Advanced Arithmetic Routines

In these routines a big parameter can also be used wherever a flash is specified, but not vice versa. Further information may be gleaned from the (lightly) commented source code. An asterisk after the name indicates that the function does not take a mip parameter if MR_GENERIC_MT is defined in mirdef.h.

Generates a big random number of given length. Uses the built-in simple random number generator initialised by irand().

Parameters:

←n
←b
→x A big random number n digits long to base b

Precondition:

The base b must be printable, that is 2 <= b <= 256

Example:

// This generates a 100 decimal digit random number
bigdig(100, 10, x);

Generates a big random number. Uses the built-in simple random number generator initialised by irand().

Parameters:

←w
→x A big random number in the range 0 <= x < w

Cleans up after an application of the Comb method.

Parameters:

←b A pointer to the current instance.

Initialises an instance of the Comb method for modular exponentiation with precomputation. Internally memory is allocated for 2w big numbers which will be precomputed and stored. For bigger w more space is required, but the exponentiation is quicker. Try w = 8.

Parameters:

←→b A pointer to the current instance
←g The fixed generator
←n The modulus
←window The window size w
←nb The maximum number of bits to be used in the exponent

Returns:

TRUE if successful, otherwise FALSE

If MR_STATIC is defined in mirdef.h, then the g parameter in this function is replaced by an mr_small pointer to a precomputed table. In this case the function returns a void.

Applies the Chinese Remainder Theorem.

Parameters:

←c A pointer to the current instance
←u An array of big remainders
→x The big number which yields the given remainders u when it is divided by the big moduli specified in a prior call to crt_init()

Precondition:

The routine crt_init() must be called first.

Cleans up after an application of the Chinese Remainder Theorem.

Parameters:

←c A pointer to the current instance.

Initialises an instance of the Chinese Remainder Theorem. Some internal workspace is allocated.

Parameters:

→c A pointer to the current instance
←r The number of co-prime moduli
←moduli An array of at least two big moduli

Returns:

TRUE if successful, otherwise FALSE.

Calculates the Greatest Common Divisor of two big numbers.

Parameters:

←x
←y
←z = gcd(x,y)

Returns:

GCD as integer, if possible, otherwise MR_TOOBIG.

Calculates 2 to the power of an integer as a big.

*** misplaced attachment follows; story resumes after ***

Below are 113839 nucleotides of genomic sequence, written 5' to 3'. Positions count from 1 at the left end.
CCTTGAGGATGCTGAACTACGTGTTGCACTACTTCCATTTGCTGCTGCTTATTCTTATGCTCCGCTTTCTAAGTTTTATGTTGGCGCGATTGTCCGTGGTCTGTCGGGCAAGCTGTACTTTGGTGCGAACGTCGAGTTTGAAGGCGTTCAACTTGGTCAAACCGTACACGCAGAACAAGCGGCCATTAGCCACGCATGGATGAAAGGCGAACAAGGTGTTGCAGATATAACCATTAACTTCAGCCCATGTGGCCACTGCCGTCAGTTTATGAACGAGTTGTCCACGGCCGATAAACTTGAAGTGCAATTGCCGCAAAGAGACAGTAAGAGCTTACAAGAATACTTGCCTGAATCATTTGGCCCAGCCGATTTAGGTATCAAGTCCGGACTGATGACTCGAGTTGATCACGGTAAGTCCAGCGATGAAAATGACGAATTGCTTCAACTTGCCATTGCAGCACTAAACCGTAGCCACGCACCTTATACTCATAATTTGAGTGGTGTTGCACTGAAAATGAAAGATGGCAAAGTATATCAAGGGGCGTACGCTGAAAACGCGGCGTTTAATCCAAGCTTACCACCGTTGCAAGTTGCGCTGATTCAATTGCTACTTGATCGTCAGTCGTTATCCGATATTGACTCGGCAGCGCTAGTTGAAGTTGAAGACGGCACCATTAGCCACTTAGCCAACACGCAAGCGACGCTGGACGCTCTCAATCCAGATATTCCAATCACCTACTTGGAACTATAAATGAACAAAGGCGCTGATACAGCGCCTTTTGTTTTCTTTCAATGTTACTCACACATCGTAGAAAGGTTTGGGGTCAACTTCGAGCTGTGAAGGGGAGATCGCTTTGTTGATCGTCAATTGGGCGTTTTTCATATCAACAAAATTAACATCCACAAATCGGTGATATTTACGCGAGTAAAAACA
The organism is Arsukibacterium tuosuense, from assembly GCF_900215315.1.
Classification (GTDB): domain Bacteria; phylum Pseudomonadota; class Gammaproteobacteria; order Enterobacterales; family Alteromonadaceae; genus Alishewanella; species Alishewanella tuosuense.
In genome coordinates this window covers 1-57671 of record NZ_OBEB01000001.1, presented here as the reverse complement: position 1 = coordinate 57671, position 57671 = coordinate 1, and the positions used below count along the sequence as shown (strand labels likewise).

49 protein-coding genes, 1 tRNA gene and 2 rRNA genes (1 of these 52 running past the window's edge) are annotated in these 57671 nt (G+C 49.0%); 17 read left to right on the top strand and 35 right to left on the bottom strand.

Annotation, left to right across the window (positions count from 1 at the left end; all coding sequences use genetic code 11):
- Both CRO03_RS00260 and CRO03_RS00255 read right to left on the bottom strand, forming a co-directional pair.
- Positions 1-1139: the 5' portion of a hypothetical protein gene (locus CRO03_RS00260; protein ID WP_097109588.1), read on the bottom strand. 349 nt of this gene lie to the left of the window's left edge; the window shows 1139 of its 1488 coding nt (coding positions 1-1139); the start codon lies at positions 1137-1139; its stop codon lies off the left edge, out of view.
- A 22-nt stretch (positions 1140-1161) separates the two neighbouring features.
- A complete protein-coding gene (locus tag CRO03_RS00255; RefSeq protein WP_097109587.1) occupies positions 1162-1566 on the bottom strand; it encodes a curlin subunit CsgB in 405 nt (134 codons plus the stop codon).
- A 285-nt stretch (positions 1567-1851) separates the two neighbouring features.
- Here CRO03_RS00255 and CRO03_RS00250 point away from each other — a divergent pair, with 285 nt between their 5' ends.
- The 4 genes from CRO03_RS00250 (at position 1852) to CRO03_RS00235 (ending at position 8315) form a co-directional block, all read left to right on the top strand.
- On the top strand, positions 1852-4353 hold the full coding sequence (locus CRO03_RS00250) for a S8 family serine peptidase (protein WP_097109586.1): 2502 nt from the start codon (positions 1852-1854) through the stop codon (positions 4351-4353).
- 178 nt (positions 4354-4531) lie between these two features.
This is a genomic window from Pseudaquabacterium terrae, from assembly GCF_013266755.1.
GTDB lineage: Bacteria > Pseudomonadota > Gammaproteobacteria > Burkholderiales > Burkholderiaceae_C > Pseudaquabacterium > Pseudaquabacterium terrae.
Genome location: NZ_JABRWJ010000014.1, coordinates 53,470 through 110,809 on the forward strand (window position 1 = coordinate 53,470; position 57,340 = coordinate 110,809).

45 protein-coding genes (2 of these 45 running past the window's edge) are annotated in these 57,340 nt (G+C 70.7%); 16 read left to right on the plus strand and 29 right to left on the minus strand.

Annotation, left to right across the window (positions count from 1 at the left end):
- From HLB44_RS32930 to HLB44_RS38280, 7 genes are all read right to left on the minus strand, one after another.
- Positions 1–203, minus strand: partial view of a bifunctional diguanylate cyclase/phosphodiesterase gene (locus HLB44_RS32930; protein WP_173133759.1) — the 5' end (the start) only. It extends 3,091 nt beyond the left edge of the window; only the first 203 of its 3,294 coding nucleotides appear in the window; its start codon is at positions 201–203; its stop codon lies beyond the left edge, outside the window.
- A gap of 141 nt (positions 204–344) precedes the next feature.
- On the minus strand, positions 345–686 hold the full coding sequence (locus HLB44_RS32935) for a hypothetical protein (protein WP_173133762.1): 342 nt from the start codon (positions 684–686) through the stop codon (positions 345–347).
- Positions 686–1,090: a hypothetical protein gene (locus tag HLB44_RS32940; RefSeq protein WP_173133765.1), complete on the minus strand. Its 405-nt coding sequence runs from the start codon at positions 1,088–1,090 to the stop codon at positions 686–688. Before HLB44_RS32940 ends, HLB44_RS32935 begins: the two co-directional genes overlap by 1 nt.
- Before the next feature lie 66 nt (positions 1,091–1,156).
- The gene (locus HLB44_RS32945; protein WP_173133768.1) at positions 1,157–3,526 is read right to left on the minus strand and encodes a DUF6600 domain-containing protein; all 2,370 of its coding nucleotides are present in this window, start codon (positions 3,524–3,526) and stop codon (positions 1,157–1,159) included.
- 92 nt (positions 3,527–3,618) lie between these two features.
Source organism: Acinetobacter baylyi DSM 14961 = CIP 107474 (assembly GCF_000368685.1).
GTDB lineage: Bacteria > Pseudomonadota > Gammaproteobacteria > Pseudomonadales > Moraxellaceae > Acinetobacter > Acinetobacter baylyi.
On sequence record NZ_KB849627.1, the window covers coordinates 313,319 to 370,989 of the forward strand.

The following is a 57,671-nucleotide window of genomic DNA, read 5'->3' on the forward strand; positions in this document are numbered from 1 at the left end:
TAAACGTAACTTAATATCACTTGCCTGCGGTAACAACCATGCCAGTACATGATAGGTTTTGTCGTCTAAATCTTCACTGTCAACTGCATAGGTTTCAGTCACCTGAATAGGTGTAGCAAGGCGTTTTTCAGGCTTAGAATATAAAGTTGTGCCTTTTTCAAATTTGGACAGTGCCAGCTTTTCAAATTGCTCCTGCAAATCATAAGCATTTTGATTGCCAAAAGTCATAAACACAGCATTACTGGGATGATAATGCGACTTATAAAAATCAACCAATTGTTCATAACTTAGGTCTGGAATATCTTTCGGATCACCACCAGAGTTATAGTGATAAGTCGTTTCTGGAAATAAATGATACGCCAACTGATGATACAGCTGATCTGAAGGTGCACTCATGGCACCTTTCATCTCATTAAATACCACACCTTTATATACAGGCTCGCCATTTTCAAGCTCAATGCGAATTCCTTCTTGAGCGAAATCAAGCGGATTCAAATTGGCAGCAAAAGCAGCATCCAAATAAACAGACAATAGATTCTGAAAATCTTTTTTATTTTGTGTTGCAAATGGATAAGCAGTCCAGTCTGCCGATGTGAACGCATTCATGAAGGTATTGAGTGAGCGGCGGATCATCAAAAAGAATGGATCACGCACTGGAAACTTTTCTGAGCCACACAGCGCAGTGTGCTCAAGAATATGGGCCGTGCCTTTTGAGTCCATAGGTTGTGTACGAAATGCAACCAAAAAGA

Parameters:

←n
→x = 2n

Example:

// This calculates and prints out the largest known prime number
// (on a true 32-bit computer with lots of memory!)
expb2(1398269, x);
decr(x, 1, x);
mip->IOBASE = 10;
cotnum(x, stdout);

Calculates an integer to the power of an integer as a big.

Parameters:

←b
←n
→x = bn

Multiplies two big numbers, using the Fast Fourier Method. See [Pollard71].

Parameters:

←x
←y
→z = xy

Should only be used on a 32-bit computer when x and y are ver large, at least 1000 decimal digits.

Generates all prime numbers up to a certain limit into the instance array miracl::PRIMES, terminated by zero. This array is used internally by the routines isprime() and nxprime().

Parameters:

←maxp A positive integer indicating the maximum prime number to be generated. If maxp = 0 the miracl::PRIMES array is deleted.

Calculates the hamming weight of a big number (in fact the number of 1's in its binary representation).

Parameters:

←x

Returns:

Hamming weight of x.

Calculates the inverse of an integer modulus a co-prime integer.

Parameters:

←x
←y

Returns:

x−1 (mod y)

Result unpredictable if x and y not co-prime.

Tests whether or not a big number is prime using a probabilistic primality test. The number is assumed to be prime if it passes this test miracl::NTRY times, where miracl::NTRY is an instance variable with a default initialisation in routine mirsys().

Parameters:

←x

Returns:

TRUE if x is (almost certainly) prime, otherwise FALSE

This routine first test divides x by the list of small primes stored in the instance array miracl::PRIMES. The testing of larger primes will be significantly faster in many cases if this list is increased. See gprime(). By default only the small primes less than 1000 are used.

Calculates the value of the Jacobi symbol. See [Reisel].

Parameters:

←x
←n

Returns:

The value of (x | n) as +1 or -1, or 0 if symbol undefined

See also: jack

Calculates the value of the Jacobi symbol. See [Reisel].

Parameters:

←U
←V

Returns:

The value of (U | V) as +1 or -1, or 0 if symbol undefined

See also: jac

Calculates the approximate integer log to the base 2 of a big number (in fact the number of bits in it).

Parameters:

←x

Returns:

Number of bits in x

Performs Lucas modular exponentiation. Uses Montgomery arithmetic internally. This function can be speeded up further for particular moduli, by invoking special assembly language routines to implement Montgomery arithmetic. See powmod().

Parameters:

←p The base
←r The exponent
←n The modulus
→vp = Vr−1(p) (mod n)
→v = Vr(p) (mod n)

Only v is returned if v and vp are not distinct. The "sister" Lucas function Ur(p) can, if required, be calculated as Ur(p) * [pVr(p) − 2Vr−1(p)]/(p2 − 4) (mod n)

Precondition:

The value of n must be odd.

Finds the modular inverses of many numbers simultaneously, exploiting Montgomery's observation that x−1 = y(xy)−1, y−1 = x(xy)−1. This will be quicker, as modular inverses are slow to calculate, and this way only one is required.

Parameters:

←m The number of inverses required
←x An array of m numbers whose inverses are required
←n The modulus
→w The resulting array of inverses

Returns:

TRUE if successful, otherwise FALSE

Precondition:

The parameters x and w must be distinct.

Extracts lower approximation to a root of a big number.

Parameters:

←x A big number
←n A positive integer
→w = [nx]

Returns:

TRUE if the root is exact, otherwise FALSE

Precondition:

The value of n must be positive. If x is negative, then n must be odd

See also: sqroot, nres_sqroot

Finds next prime number.

Parameters:

←w
←x The next prime number greater than w

Returns:

TRUE if successful, otherwise FALSE

See also: nxsafeprime